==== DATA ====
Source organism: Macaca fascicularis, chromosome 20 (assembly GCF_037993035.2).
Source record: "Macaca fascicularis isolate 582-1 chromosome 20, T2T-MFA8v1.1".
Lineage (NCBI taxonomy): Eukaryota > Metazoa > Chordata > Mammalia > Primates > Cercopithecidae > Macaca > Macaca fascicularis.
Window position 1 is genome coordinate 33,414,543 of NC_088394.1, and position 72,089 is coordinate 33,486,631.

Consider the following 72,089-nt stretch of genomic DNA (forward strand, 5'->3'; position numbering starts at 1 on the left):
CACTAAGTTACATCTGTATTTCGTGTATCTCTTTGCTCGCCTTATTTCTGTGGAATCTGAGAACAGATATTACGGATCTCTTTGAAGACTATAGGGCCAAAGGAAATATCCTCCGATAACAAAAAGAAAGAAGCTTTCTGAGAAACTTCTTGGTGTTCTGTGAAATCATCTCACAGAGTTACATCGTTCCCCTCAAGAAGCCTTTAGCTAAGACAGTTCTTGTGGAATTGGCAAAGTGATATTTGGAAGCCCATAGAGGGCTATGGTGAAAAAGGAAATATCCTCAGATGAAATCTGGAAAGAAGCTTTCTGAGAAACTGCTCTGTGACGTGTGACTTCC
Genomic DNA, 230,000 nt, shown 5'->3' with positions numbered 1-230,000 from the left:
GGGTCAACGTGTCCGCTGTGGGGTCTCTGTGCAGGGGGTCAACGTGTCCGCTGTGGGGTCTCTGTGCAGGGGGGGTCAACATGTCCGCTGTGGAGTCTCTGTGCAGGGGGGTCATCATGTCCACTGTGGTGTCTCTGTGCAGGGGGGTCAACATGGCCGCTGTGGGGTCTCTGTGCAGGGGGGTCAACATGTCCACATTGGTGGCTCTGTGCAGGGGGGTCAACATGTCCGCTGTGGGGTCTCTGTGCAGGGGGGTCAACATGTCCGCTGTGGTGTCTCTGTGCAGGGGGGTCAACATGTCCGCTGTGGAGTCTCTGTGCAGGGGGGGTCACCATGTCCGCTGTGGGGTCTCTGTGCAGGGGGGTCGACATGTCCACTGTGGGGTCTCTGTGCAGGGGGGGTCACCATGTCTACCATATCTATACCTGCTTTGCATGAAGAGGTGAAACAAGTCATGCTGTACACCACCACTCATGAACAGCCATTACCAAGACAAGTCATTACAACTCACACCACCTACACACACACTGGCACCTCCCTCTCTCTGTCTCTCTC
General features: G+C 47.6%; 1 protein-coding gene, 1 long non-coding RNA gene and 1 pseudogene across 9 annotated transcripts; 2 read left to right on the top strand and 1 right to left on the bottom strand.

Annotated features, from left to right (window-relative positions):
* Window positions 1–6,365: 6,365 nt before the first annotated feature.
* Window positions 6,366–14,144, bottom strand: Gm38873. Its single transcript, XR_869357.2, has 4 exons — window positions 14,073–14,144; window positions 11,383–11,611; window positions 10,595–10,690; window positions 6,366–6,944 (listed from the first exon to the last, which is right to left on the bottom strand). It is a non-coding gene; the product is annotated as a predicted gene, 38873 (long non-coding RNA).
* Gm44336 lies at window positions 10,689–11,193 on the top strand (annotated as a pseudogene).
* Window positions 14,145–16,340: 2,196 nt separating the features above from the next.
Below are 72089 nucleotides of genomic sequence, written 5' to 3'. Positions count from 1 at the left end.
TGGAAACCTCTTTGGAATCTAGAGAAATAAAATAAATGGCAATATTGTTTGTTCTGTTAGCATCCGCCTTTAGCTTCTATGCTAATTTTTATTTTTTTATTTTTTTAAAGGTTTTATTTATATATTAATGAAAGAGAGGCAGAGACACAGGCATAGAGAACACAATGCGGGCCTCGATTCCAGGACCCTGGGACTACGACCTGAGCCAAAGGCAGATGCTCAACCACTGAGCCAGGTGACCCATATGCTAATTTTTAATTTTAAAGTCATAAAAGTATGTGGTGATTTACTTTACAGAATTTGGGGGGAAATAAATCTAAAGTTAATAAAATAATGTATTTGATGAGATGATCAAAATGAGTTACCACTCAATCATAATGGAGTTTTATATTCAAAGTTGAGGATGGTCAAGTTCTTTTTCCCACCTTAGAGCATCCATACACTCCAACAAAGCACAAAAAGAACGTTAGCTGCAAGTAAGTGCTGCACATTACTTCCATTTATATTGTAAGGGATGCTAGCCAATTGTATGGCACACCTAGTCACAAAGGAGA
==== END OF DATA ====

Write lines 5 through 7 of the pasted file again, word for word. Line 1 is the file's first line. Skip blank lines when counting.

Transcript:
Consider the following 72,089-nt stretch of genomic DNA (forward strand, 5'->3'; position numbering starts at 1 on the left):
CACTAAGTTACATCTGTATTTCGTGTATCTCTTTGCTCGCCTTATTTCTGTGGAATCTGAGAACAGATATTACGGATCTCTTTGAAGACTATAGGGCCAAAGGAAATATCCTCCGATAACAAAAAGAAAGAAGCTTTCTGAGAAACTTCTTGGTGTTCTGTGAAATCATCTCACAGAGTTACATCGTTCCCCTCAAGAAGCCTTTAGCTAAGACAGTTCTTGTGGAATTGGCAAAGTGATATTTGGAAGCCCATAGAGGGCTATGGTGAAAAAGGAAATATCCTCAGATGAAATCTGGAAAGAAGCTTTCTGAGAAACTGCTCTGTGACGTGTGACTTCC
Genomic DNA, 230,000 nt, shown 5'->3' with positions numbered 1-230,000 from the left: